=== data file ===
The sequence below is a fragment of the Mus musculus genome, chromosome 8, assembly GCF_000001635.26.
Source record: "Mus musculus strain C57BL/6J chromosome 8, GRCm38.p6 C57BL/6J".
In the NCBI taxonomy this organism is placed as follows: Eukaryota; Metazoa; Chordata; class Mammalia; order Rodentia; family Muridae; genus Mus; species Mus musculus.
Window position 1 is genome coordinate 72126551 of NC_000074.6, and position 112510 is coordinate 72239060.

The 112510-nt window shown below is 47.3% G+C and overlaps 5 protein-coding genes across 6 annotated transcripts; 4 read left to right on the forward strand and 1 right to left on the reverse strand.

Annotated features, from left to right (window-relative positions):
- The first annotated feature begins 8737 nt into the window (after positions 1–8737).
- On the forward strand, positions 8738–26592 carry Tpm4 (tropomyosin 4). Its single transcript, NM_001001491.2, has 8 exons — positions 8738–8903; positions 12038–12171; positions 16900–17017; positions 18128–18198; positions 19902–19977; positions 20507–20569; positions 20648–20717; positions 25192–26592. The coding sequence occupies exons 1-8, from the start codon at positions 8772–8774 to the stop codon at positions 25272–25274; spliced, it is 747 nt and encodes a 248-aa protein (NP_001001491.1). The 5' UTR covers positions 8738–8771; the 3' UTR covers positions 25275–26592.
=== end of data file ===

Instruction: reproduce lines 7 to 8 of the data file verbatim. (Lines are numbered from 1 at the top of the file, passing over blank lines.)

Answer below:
- The first annotated feature begins 8737 nt into the window (after positions 1–8737).
- On the forward strand, positions 8738–26592 carry Tpm4 (tropomyosin 4). Its single transcript, NM_001001491.2, has 8 exons — positions 8738–8903; positions 12038–12171; positions 16900–17017; positions 18128–18198; positions 19902–19977; positions 20507–20569; positions 20648–20717; positions 25192–26592. The coding sequence occupies exons 1-8, from the start codon at positions 8772–8774 to the stop codon at positions 25272–25274; spliced, it is 747 nt and encodes a 248-aa protein (NP_001001491.1). The 5' UTR covers positions 8738–8771; the 3' UTR covers positions 25275–26592.